The measurement of the carbon fibre content can be determined according to ISO 14127: 2008.

Determination of the Theoretical Fibre Mass Ratio:

a) Determination of the Theoretical Fibre Mass Ratio:

% M f t h = m l · L M e air

With

mi the linear density of the strip,
L the length of the sample and
Meair the mass of the sample measured in air.

The variation of fibre mass ratio is supposed to be directly related to a variation of the matrix content without taking into account the variation of the quantity of the fibres in the reinforcement.

b) Determination of the Theoretical Density:

d t h = 1 1 - % Mf th d m + % Mf th d f

With dm and df being the respective densities of the matrix and the fibres.

The theoretical density thus calculated is the accessible density if there is no porosity in the samples.

c) Evaluation of the Porosity:

Hence, the porosity is the relative difference between theoretical density and experimental density.

Claims

1. Process for manufacturing a pre-impregnated fibrous material comprising a fibre material made of continuous fibres and at least one thermoplastic polymer matrix, wherein said pre-impregnated fibrous material is made of a single unidirectional ribbon or in a plurality of unidirectional parallel ribbons and in that said method comprises an impregnation step of said fibrous material in the form of a roving or of several parallel rovings by said thermoplastic polymer in powder form, said impregnation step being carried out with said at least one thermoplastic polymer and said fibrous material the D90/D10 ratio of which by volume of the thermoplastic polymer particles ranges from 1.5 to 50 and the ratio of the mean volume diameter (D50) of the thermoplastic polymer particles to the average diameter unit fibres of said fibrous material range from 3 to 40, except for an aqueous suspension impregnation process of a fibrous material made of carbon fibres by a thermoplastic polymer in which said D50/average diameter of unit fibres ratio is between 3 to 8, and excluding any electrostatic process in voluntary charge.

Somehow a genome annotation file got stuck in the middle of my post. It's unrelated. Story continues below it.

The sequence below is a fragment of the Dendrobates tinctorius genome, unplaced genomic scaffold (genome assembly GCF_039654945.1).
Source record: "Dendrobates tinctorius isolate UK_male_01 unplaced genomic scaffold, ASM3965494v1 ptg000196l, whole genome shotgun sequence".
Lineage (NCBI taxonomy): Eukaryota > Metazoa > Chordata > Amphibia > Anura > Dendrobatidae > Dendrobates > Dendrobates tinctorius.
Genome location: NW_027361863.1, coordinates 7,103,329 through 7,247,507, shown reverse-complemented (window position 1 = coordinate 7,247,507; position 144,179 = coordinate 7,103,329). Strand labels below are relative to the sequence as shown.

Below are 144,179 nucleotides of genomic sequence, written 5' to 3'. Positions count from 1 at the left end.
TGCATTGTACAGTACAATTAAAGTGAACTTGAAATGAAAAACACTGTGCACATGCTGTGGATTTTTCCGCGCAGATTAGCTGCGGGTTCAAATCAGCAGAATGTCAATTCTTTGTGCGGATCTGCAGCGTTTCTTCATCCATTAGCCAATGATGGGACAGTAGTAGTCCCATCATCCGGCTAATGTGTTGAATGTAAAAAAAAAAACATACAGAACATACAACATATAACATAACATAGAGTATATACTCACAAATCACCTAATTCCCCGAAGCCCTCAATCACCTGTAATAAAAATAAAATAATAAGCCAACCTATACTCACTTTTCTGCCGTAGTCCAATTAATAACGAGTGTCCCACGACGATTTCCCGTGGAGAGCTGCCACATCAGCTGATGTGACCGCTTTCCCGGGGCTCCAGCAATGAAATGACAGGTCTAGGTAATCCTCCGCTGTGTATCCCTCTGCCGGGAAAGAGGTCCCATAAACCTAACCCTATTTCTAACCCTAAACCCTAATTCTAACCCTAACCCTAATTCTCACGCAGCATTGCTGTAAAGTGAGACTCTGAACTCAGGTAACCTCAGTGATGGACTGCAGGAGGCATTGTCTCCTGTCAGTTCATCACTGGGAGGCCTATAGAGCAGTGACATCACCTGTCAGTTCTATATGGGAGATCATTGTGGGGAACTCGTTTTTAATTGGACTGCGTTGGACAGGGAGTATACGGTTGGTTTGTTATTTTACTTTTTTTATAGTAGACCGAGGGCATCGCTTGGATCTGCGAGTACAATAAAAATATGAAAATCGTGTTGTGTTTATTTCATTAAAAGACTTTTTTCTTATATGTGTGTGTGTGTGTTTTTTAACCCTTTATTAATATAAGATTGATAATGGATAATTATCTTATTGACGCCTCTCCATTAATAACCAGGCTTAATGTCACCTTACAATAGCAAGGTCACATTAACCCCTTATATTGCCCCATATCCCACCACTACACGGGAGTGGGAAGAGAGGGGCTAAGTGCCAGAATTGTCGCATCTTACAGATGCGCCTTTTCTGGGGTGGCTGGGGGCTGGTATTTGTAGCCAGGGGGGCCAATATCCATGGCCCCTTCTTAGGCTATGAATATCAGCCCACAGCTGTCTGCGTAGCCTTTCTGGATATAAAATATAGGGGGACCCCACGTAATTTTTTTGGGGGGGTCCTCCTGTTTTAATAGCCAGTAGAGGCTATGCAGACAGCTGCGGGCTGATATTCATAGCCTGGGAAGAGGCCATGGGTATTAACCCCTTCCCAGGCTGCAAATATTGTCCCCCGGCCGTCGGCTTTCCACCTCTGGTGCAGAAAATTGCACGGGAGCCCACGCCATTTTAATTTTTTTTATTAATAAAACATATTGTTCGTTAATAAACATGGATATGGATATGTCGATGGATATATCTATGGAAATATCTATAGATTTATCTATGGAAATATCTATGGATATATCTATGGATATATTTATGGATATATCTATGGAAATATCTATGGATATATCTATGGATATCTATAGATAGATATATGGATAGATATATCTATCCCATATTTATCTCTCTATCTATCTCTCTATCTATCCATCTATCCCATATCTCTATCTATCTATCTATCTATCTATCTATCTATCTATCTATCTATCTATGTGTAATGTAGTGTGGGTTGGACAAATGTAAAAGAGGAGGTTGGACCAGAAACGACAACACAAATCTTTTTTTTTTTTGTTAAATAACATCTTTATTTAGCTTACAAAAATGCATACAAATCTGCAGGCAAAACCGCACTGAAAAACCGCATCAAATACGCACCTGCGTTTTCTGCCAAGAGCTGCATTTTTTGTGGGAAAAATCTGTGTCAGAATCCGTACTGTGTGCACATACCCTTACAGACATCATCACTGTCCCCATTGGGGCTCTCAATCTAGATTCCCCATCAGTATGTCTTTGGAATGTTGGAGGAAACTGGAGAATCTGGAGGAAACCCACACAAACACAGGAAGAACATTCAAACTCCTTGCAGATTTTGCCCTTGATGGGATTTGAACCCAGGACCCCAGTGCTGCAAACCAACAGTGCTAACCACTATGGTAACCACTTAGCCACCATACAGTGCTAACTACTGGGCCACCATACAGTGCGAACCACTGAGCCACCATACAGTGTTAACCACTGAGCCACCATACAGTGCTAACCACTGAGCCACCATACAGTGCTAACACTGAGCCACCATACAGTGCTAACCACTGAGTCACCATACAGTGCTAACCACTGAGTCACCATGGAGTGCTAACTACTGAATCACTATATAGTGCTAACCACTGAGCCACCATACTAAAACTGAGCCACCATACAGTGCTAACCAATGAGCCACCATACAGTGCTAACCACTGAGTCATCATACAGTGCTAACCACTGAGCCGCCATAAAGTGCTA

2. Process according to claim 1, wherein said fibrous material consists of glass fibres and said D50/average diameter ratio of the unit fibres ranges from 3 to 15.

3. Process according to claim 1, wherein said fibrous material is made of carbon fibres and said D50/average diameter ratio of the unit fibres ranges from 10 to 40.

4. Process according to claim 1, wherein the said impregnation step is carried out by powder deposition, fluidised bed, by continuous passage of the fibres in an aqueous dispersion or by spraying using a spray gun(s) or powder coating nozzle(s).

5. Process according to claim 1, wherein the said impregnation stage is carried out by a dry fluidised bed in a tank and the control of the content of the said at least one thermoplastic polymer matrix in said fibrous material is performed by controlling the residence time of said fibrous material in the powder.

6. Process according to claim 5, wherein the fibre content in said pre-impregnated fibrous material is 45 to 65% by volume.

7. Process according to claim 5, wherein the residence time in the powder ranges from 0.01 s to 10 s.